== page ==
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'We miss him terribly': Family continues fight after Chandler reaches $1 million settlement for teen shot by police

Anthony Cano, 17, was shot twice from behind by police in January. The second shot came while the teenager was face down on the ground.

CHANDLER, Ariz. — Six months after 17-year-old Anthony Cano was shot and killed by a Chandler police officer, the city reached and approved a $1,125,000 settlement with the family.

“The intention was not to get a monetary settlement for justice, the intention was to open eyes,” said Eva Cano, the victim’s aunt who has been outspoken about the changes the family wants to see in the Chandler Police Department after the shooting.

The shooting caught on body camera 

Anthony Cano was allegedly riding his bike without a headlight when he encountered Officer Chase Bebak-Miller near Nevada and Erie streets around 9:30 p.m. on Jan. 2.

Chandler police said that Bebak-Miller attempted a traffic stop because Cano was allegedly riding between two lanes of the road. When the stop was initiated, Cano got off the bike and ran toward Gazelle Meadows Park.

Bebak-Miller exited his vehicle and ran after Cano before shooting him in the back twice at close range, the second shot fired while Cano was face-down on the ground.

Police body camera video worn by the officer in question showed Cano tossing a gun away from himself during the foot pursuit. Cano appears to drop something and pick it up, then toss it.

Bebak-Miller can be heard on body camera footage saying he saw Cano drop a gun on the ground before he shot Cano.

Body camera footage never shows Cano turn and aim the gun at Bebak-Miller. The gun Cano dropped ended several yards away from Cano’s body.

Bebak-Miller still works for the Chandler Police Department on a modified assignment. His case is under review internally and by the Maricopa County Attorney’s office.

Six months after the shooting, the fight continues

Since the shooting, the family has rallied, held community marches, and attended city council meetings in their plea to see police reform.

Anthony Cano was a smart kid, he skipped the seventh grade and attended bible study on Wednesdays, according to his grandmother, Silvia Morales.

“We miss him terribly,” Morales said as her eyes filled with tears. “Who knows if I’ll ever get past it.”

Wearing a heart-shaped necklace with Cano’s ashes inside of it, Eva Cano said the family just came back from a family vacation, a hard one to take with her nephew’s absence.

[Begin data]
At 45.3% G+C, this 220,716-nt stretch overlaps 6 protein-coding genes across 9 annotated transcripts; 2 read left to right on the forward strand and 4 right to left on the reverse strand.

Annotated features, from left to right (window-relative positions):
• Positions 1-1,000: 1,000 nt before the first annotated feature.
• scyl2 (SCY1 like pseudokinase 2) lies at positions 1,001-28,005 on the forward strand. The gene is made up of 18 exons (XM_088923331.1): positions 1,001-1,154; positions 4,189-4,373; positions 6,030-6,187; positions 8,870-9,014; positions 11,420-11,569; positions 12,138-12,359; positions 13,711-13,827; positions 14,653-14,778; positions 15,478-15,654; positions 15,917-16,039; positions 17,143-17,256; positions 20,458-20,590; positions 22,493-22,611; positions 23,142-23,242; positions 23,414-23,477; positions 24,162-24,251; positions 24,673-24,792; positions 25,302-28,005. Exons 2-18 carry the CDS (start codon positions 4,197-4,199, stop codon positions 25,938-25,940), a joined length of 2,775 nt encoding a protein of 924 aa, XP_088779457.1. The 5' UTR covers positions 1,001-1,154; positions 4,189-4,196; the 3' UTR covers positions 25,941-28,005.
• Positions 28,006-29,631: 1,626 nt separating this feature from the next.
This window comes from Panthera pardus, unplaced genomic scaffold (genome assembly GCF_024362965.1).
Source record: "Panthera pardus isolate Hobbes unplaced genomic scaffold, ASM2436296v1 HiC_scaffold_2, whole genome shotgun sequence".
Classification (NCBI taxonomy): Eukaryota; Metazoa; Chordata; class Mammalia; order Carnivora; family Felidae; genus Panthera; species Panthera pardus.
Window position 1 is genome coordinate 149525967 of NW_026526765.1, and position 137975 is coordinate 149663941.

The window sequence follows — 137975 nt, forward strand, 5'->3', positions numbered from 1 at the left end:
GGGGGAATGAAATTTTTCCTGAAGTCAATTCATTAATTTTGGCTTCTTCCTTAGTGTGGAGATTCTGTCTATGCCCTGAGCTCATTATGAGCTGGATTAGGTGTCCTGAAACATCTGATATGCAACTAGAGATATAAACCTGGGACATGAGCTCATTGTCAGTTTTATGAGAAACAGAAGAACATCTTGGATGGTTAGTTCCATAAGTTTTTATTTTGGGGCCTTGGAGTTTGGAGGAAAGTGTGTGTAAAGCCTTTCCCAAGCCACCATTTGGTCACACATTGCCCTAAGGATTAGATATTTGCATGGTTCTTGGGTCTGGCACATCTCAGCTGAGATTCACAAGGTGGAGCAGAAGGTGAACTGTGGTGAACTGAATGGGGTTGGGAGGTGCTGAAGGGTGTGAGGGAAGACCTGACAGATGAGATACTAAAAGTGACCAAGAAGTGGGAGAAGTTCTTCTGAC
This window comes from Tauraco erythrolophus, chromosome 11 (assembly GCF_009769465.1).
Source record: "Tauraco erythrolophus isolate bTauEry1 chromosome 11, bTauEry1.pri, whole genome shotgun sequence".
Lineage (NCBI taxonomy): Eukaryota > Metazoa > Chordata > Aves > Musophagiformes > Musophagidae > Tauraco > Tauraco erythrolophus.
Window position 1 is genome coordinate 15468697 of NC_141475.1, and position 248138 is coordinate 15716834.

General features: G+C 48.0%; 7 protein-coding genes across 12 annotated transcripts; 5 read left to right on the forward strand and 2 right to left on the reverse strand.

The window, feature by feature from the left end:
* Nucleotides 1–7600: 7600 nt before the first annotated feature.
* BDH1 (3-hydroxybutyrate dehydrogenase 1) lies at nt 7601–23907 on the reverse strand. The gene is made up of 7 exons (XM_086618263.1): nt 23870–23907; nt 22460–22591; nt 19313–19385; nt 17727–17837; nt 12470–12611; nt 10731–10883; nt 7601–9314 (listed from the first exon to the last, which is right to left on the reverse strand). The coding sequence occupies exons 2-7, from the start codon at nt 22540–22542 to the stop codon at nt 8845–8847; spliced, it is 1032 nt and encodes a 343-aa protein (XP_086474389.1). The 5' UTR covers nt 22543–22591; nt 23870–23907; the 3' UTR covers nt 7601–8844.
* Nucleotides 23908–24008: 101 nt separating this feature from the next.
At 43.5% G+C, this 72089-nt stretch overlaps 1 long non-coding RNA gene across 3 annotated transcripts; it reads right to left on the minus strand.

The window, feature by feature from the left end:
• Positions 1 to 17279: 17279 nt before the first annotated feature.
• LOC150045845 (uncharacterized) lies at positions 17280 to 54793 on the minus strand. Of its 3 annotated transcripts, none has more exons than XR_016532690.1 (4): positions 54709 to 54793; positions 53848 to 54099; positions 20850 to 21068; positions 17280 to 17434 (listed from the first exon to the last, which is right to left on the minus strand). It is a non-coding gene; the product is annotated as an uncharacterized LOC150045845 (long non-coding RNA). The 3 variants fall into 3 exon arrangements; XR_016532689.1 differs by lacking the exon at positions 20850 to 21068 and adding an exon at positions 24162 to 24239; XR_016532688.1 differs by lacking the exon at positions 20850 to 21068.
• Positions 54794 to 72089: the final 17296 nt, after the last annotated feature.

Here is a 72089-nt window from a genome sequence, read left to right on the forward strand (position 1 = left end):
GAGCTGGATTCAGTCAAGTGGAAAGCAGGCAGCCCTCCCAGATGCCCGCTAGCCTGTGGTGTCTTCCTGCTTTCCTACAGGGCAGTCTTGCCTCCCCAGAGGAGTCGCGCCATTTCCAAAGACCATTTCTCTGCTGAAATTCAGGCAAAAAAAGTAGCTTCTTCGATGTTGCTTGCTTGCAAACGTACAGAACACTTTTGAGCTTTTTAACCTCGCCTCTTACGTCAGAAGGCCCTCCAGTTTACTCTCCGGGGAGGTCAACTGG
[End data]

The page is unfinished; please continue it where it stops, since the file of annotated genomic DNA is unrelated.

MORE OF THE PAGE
They say six months after Anthony Cano’s death, they still can’t fully comprehend why it happened and have several unanswered questions. But that said, it’s not stopping them from maintaining hope justice will come.

“I can protest every night out there, I can go every week, every day, it’s not going to change unless police departments, states and federal level change processes when it comes to holding police accountable,” Eva Cano said.

The settlement announcement came as former officer Derek Chauvin’s sentencing in the murder of George Floyd on Friday starting a flare of hope for this family, still calling for police reform.

“Floyd pleaded, as my grandson did the same thing, but the officer had no regard,” Morales said. “[The officer] deserves to be out of the job he, we believe, has shown is not fit for.”

The settlement

Anthony Cano’s family said the settlement with the City of Chandler was reached in early June. It was unanimously approved by the City Council on Thursday night.

The $1,125,000 will be split between Cano’s parents. The father will receive $125,000 and the remaining will be given to the mother.

As a condition of the settlement, the City of Chandler admitted no fault. The city did not respond to 12 News' requests for comment.

Attorney Greg Kuykendall, who represented Cano’s mother, made the following statement:

“Anthony Cano should be alive today. He and his beloved family should be laughing at Anthony’s antics, loving one another, and planning for their joint futures. But instead, Anthony is dead after he was relentlessly chased down for having ridden his bicycle without a headlight, then shot in the back while he was throwing away a gun, then shot again in the back as he lay helpless on the ground. 

His mother is now absolutely distraught. His siblings are beyond anguished. His many friends are lost, alone and angry. This horrific outcome is all because of a culture encouraged by the Chandler Police Department that celebrates violence and rewards lawlessness. That culture can be changed — and it must change — or there will be more killings of children and innocents like Anthony Cano. 

However, police departments cannot ever be expected to change, unless and until forced to do so. The Chandler taxpayers and the Chandler City government can make that happen, and they should.”

“I think we still have lots of hill climbing to do before we can begin to rest,” Eva Cano said.

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